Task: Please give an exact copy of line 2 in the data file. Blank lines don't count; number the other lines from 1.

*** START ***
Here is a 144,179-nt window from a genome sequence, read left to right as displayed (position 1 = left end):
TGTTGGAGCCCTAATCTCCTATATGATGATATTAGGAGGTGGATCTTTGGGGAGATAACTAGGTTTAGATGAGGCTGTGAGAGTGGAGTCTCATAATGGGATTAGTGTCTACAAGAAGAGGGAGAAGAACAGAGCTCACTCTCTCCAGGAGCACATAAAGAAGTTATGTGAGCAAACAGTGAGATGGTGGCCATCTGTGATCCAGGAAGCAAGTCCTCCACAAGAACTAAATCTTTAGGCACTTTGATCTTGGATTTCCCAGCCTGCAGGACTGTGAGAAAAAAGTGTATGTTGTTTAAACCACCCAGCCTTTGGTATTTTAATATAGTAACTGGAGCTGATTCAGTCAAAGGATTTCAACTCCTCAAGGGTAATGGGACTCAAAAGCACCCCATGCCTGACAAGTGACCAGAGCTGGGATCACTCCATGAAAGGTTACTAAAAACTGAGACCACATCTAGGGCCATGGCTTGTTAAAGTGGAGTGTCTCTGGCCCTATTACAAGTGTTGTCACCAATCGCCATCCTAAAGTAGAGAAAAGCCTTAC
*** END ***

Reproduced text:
TGTTGGAGCCCTAATCTCCTATATGATGATATTAGGAGGTGGATCTTTGGGGAGATAACTAGGTTTAGATGAGGCTGTGAGAGTGGAGTCTCATAATGGGATTAGTGTCTACAAGAAGAGGGAGAAGAACAGAGCTCACTCTCTCCAGGAGCACATAAAGAAGTTATGTGAGCAAACAGTGAGATGGTGGCCATCTGTGATCCAGGAAGCAAGTCCTCCACAAGAACTAAATCTTTAGGCACTTTGATCTTGGATTTCCCAGCCTGCAGGACTGTGAGAAAAAAGTGTATGTTGTTTAAACCACCCAGCCTTTGGTATTTTAATATAGTAACTGGAGCTGATTCAGTCAAAGGATTTCAACTCCTCAAGGGTAATGGGACTCAAAAGCACCCCATGCCTGACAAGTGACCAGAGCTGGGATCACTCCATGAAAGGTTACTAAAAACTGAGACCACATCTAGGGCCATGGCTTGTTAAAGTGGAGTGTCTCTGGCCCTATTACAAGTGTTGTCACCAATCGCCATCCTAAAGTAGAGAAAAGCCTTAC